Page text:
"Sorry," I said. I flipped the page in my music and tried to concentrate. My eyes weren't reading the notes, though. I was still concerned about Gracie. She'd calmed down a lot by the time she went back home the night before, but she still had a ways to go before I could trust she wouldn't have another freak out and come knocking on my door. I could normally overcome distractions quite easily when I had to work, but I'd never had to deal with a pregnant sister.

I managed to come in correctly, and I sang "Climbing Uphill" without any real emotion. I could tell Aubin was getting frustrated with me, so I tried to step it up a notch.

"Okay, I'm not here to be your therapist, but is something bothering you?" he asked when I finished.

"Just some personal stuff. I know I should leave it at the door but, well, that's easier said than done."

Aubin and Josh exchanged a meaningful look. I almost asked what it was about, but Josh cut me off.

"Well, let's get drinks afterwards and we can talk about it, huh?" Josh gave me a charming smile. We were a lot alike, actually. He was the son of rich parents, like me, and he had an easier than normal time of it getting on Broadway, due to his connections (though his connections came in the form of A.J. Lucas and his godmother being Patrice Pulcella). He was a few years younger than me, but we managed to mesh pretty well. It didn't hurt that he had one of the most remarkable voices I'd ever heard.

We went through the rest of rehearsal with little to distract us. I managed to push Gracie from my mind and put on a performance that pleased Aubin. True to Josh's suggestion, we ended up at a bar down the street, tossing back shots and sharing our life stories. I'd known Aubin from when I was in Phantom of the Opera a couple years earlier.

It was probably the fact that I lost count of shots of vodka that I downed that I was spilling my guts to the two young men about what had gone down during that run of Phantom.

"It was so fucked up," I said, my words slurring together so it sounded like I said, "Ish wass sooooo fucked uuuup."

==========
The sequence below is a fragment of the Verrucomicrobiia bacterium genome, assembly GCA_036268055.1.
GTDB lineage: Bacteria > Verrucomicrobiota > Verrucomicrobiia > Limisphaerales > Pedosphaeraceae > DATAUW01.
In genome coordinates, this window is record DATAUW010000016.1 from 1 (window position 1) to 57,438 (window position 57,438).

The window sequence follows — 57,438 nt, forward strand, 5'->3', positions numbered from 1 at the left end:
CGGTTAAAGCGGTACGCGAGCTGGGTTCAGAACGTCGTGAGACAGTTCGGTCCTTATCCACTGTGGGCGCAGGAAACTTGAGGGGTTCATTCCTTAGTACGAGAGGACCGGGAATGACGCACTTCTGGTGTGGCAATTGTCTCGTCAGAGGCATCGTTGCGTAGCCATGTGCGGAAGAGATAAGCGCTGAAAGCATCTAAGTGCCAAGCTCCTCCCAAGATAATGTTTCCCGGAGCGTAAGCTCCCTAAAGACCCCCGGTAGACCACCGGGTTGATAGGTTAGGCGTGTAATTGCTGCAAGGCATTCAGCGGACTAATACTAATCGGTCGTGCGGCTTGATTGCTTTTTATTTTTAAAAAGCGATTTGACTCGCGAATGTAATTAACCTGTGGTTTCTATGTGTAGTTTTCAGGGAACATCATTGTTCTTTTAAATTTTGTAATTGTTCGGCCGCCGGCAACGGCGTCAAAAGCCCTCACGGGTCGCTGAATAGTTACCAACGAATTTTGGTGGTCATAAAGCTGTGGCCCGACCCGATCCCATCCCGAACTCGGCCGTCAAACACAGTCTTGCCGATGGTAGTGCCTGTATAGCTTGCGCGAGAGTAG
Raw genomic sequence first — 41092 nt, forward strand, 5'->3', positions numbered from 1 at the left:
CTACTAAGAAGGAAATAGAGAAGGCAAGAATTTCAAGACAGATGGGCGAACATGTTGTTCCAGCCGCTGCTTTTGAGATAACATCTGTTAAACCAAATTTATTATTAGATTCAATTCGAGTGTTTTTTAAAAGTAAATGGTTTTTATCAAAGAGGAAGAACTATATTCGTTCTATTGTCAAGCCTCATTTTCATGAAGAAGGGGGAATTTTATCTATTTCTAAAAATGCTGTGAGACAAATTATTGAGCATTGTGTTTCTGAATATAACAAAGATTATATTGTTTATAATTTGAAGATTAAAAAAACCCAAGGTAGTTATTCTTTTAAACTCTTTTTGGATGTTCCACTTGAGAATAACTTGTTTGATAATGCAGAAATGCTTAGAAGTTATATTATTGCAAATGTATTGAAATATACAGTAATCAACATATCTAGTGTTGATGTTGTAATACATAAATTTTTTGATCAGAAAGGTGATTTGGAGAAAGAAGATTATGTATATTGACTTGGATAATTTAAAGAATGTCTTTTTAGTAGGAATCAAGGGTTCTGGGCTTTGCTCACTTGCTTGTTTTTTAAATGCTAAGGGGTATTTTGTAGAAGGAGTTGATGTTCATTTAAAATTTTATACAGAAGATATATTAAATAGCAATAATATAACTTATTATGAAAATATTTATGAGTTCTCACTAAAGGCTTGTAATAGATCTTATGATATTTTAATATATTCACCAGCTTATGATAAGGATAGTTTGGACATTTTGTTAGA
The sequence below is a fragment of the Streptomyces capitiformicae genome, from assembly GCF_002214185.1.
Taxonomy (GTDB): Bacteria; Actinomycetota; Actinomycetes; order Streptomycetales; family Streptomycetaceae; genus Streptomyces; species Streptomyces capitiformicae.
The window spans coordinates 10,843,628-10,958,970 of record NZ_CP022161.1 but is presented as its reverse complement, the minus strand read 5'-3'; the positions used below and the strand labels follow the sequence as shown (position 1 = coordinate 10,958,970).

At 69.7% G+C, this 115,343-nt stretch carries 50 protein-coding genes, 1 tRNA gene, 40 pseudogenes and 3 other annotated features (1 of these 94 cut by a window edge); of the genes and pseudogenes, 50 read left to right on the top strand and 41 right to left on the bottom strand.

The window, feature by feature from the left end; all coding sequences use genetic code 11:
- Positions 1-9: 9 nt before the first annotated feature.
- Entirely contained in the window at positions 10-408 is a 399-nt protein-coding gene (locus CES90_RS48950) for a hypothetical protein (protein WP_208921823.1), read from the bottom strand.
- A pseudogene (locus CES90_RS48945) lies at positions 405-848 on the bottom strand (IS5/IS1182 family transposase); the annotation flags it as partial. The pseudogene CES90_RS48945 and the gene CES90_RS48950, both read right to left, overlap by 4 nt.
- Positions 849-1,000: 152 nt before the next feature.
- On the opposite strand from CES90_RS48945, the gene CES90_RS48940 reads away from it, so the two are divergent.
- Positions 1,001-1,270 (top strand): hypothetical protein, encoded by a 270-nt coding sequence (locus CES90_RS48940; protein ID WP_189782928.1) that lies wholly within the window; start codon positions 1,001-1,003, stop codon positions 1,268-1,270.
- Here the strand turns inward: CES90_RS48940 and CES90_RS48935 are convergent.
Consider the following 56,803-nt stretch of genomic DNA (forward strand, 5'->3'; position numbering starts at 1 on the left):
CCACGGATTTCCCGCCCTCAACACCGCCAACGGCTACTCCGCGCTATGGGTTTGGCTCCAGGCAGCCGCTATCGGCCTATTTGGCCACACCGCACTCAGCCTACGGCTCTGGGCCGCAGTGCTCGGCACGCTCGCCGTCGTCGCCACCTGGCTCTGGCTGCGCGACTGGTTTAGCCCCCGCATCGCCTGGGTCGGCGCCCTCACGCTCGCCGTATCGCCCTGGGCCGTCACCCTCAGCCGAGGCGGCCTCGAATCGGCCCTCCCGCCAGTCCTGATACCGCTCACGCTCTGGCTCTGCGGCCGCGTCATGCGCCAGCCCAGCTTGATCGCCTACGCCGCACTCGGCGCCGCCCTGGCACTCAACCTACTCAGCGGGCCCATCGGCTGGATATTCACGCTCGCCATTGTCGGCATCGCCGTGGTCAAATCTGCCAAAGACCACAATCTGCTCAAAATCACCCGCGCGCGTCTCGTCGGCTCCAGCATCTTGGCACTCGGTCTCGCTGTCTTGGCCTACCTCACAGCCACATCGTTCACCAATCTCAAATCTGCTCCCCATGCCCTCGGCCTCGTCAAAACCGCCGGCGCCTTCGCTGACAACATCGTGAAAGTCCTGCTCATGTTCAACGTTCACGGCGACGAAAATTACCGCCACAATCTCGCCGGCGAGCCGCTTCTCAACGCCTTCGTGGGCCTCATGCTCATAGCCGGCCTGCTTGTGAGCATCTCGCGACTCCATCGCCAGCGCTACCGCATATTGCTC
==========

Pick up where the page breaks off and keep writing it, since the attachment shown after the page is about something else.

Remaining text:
I hadn't gotten good and drunk in a long time, so it was kind of a freeing experience. Aubin was tipsy, but he had cut back long before Josh or I did. Josh was just as smashed as I was, and I found myself liking him more and more as I drank more and more.

"Like," I continued, oh-so-intelligently, "Not only was my boyfriend like, all freakin' out on me on stage, but, like, Carlin was all plotting to fuck Gracie while his wife was in LA. It was so fucked up."

"Sounds like it," Aubin said, smiling over his ale at me. "Wasn't your sister dating that cellist, Simon?"

I nodded. Big mistake. The entire bar seemed to whirl around me. "Yeah," I managed to get out. "He was such a nice guy, I don't know why she screwed everything up with him."

"Probably because he wasn't such a nice guy," Josh said in total seriousness. "I mean, guys are jerks, am I right, Aubin?"

"You are so right, Joshua," Aubin replied, playing along.

"Yeah, there was this girl I really liked." Josh's seriousness turned morose. "She was so beautiful. I don't know why I let her go."

Aubin looked pained, and I wondered what the story behind that one was.

"More beautiful than me?" I couldn't help but ask, though in a teasing tone.

"Beautifuller," Josh insisted. "Voice like an angel. Kinda down on herself, but she was so wonderful. Aubin, why'd I let her go?"

"You never had her in the first place." Aubin's own tone was irritated now. I perked up. "So therefore you couldn't have let her go."

"But I wanted her." Josh stared into his shot glass as if it held the answer to his dilemma. "I should have wanted who I had, but I couldn't. You know, her name was Sarah too."

"Wow, the girl you liked had my name?"

"No," Aubin said, his voice tight. "Her name was Liz. Sarah was his girlfriend. I don't know why you ever dated her, she was horrible."

"She was a good lay and she could sing," Josh said, with unabashed honesty. Oh what drink would do to the tongue.